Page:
I’m late again.
My doctor asked me to take one Aspirin tablet every morning, to avoid a cardiovascular accident. It was prescribed medication. However, I suffer from a very mild form of haemophilia, so I haemorrhaged. It happened during the night, when I was sound asleep. I did not notice I had bled until morning, when I saw dry blood on the bedclothes, all around my mouth, my teeth, my hands, my night gown. What a mess!
So, I stayed put for a few days.
Les Femmes savantes (1672) is hilarious, but there are comments that could lead one to think that Molière was a misogynist. He wasn’t, but he featured pedants and women who opposed marriage, sexual intercourse, especially. The laws governing comedies demand a marriage, i.e. the perpetuation of life.
Molière features characters who cannot steer a middle-ground (called modération [restraint]) and threaten the marriage of comedy’s young lovers. Les Femmes savantes has affinities with Les Précieuses ridicules (1659). Magdelon and Cathos are blinded by their wish to open a salon. They cannot tell that Mascarille and Jodelet are valets to La Grange and Du Croisy, fine young men they have rejected.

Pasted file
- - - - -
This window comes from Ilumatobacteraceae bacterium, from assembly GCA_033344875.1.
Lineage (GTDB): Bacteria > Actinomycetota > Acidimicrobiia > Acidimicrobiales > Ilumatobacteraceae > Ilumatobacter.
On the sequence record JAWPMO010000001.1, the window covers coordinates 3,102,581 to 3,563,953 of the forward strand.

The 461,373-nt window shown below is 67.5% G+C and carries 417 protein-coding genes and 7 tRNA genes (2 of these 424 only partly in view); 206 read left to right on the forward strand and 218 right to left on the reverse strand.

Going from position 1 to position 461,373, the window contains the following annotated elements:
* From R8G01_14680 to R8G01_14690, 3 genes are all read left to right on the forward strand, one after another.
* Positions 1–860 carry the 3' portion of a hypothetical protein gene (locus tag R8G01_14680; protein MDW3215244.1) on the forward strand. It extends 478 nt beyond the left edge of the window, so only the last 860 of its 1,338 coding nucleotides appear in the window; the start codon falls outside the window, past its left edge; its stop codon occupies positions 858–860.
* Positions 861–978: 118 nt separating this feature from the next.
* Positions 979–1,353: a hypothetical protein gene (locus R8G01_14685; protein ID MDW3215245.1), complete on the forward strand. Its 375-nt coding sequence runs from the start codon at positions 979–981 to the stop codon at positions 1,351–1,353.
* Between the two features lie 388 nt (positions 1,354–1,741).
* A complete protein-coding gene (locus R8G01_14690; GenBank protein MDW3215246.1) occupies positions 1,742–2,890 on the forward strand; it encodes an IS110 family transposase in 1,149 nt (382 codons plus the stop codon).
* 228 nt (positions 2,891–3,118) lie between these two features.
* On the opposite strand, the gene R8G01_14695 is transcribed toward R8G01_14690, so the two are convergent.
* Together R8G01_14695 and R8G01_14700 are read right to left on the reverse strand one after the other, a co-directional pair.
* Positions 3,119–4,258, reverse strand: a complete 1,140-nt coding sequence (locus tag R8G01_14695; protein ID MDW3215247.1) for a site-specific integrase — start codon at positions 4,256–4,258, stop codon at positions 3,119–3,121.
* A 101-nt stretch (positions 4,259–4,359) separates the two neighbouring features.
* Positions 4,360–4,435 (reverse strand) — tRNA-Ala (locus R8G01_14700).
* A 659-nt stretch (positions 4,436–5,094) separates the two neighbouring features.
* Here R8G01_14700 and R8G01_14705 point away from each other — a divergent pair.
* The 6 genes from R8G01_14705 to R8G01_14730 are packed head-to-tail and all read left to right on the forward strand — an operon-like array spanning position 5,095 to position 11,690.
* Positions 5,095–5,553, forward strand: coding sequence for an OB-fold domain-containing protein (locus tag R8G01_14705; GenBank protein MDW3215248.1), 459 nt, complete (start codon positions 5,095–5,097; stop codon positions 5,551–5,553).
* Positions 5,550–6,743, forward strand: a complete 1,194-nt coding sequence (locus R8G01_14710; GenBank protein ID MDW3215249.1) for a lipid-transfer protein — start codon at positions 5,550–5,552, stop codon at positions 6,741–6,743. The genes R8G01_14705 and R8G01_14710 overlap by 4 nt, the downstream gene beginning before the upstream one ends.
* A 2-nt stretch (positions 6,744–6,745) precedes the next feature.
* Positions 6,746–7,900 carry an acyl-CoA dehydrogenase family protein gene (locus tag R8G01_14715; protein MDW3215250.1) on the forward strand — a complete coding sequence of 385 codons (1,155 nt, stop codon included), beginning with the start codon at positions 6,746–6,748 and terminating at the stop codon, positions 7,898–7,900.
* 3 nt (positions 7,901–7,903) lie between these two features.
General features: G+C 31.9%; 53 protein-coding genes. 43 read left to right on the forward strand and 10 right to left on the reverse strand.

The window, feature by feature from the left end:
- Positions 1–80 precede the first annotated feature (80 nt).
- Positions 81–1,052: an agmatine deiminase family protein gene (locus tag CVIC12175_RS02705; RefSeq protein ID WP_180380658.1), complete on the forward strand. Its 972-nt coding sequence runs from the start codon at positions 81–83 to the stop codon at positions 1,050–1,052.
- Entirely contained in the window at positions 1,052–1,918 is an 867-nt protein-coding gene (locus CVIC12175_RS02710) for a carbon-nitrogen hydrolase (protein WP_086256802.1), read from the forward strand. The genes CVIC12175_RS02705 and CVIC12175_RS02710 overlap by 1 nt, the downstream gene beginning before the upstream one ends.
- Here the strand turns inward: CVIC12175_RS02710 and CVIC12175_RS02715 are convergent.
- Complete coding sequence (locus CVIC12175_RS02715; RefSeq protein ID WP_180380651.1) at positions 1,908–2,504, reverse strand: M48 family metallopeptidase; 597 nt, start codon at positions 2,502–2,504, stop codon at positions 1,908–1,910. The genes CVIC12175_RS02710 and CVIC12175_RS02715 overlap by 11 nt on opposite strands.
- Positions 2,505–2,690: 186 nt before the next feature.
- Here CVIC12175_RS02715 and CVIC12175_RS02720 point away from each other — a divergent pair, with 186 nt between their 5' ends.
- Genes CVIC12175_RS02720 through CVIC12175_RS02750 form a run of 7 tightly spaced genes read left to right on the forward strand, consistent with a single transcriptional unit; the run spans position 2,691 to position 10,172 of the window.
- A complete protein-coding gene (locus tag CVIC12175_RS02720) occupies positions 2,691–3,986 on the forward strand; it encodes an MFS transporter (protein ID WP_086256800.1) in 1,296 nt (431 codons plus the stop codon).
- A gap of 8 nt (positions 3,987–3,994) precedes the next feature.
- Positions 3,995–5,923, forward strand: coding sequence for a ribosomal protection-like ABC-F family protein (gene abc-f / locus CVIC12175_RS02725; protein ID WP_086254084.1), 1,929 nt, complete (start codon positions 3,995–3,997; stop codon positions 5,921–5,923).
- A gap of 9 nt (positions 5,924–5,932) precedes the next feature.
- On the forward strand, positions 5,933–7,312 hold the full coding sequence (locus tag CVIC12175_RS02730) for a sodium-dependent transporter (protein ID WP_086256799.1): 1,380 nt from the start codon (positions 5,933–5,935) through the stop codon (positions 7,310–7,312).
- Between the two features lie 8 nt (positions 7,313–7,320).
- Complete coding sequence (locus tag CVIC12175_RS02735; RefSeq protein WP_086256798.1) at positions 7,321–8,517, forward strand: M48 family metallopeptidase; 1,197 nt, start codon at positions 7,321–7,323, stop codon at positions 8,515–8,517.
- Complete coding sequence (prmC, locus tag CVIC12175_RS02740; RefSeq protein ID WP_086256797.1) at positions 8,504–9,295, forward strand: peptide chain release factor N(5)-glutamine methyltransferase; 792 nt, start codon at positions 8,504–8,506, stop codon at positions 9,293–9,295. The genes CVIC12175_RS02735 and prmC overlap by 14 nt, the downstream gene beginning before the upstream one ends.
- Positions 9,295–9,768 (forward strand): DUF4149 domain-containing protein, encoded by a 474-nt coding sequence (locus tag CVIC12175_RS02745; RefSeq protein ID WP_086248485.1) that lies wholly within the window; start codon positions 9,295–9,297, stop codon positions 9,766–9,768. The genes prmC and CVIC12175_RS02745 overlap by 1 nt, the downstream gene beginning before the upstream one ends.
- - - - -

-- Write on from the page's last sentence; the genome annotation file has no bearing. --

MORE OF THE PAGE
Henriette’s mother, Philaminte, her sister Armande and aunt, Bélise, are blinded not so much by genuine knowledge, but by pedantry. They want Henriette to marry Trissotin (sot means fool or idiot, and tri suggests trinity [three]). As for Henriette’s father, Chrysalde, although he wishes his daughter to marry Clitandre, he does as his wife dictates. Philaminte runs their household, their ménage.
- our femmes savantes are Philaminte, Chrysale’s wife, Bélise and Armande
- the young lovers are Henriette (Armande’s sister) and Clitandre
- our pedant is Trissotin (bel esprit)
- Chrysale is Armande and Henriette’s father
- Ariste is Chrysale’s brother, a helper, and the raisonneur
- Vadius is a learned man
- the play also features servants, Martine is the most important
The dramatis personæ will be given in my next post.
Lully — Marche royale
© Micheline Walker
23 March 2019